Precisely how far the changes to Common Core will go was still being debated Wednesday at the Capitol. But lawmakers say they expect, at a minimum, that certain Common Core test results will not count against student records for a period of time, additional money will be pumped into teacher professional development funds to help them make the transition to the Common Core system, and there will be no Common Core testing before third grade.
Assembly Speaker Sheldon Silver, D-Manhattan, said the final plan will include still-unspecified delays to the new English and math testing requirements under the Common Core program. But he suggested that the budget will not remove standardized Common Core test results from being partly applied to how teachers are evaluated under a new state system that judges the classroom abilities of teachers.
A rush is on with Common Core because students in grades 3 through 8 are due to take a second round of standardized tests next week across the state. “We’re probably going to include something that alleviates the trauma to students who are scheduled to take exams in April,” Silver said after the session with Gov. Andrew M. Cuomo and legislative leaders at the Capitol on Wednesday.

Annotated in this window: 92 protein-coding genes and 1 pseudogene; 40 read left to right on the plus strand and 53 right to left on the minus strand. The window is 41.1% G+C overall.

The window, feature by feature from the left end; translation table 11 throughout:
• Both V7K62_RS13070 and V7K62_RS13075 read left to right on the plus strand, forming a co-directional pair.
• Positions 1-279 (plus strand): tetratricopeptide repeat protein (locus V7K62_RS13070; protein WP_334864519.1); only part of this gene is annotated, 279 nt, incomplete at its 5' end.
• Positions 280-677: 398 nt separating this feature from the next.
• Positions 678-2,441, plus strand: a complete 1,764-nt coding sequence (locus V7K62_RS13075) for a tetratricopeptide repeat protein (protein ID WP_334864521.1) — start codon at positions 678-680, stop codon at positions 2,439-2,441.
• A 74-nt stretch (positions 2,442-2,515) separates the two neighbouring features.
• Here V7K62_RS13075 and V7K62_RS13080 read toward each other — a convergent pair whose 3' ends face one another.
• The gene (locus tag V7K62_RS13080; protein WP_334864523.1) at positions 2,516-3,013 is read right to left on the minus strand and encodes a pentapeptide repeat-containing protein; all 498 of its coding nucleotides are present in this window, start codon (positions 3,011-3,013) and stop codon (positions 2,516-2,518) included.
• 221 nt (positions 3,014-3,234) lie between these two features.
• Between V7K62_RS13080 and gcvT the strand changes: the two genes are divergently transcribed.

I called Silver's office to ask how it is that the CCSS tests are not good enough to be used on students but they are good enough to be used on teachers.
I did not get any coherent response from his office over the matter.
Perhaps the education deformers in charge of policy in the state think that by taking the stakes from the children's tests, they relieve the "trauma" from the system.
But with high stakes still attached to the teachers via these test scores, the "trauma" remains in the system because people are going to be worried about losing their jobs over these scores.
Which means some of the "trauma" is going to find it's way to the children even if the stakes have been taken from the tests for students.
Again, I ask how it is that teachers will be evaluated using test scores from tests that children have no stake in.
I am glad the stakes have been removed for the children.
I do not see how teachers can still be evaluated with those same tests, however.
You should call Shelly Silver's office and see if you can get a rational response to this Common Core conundrum: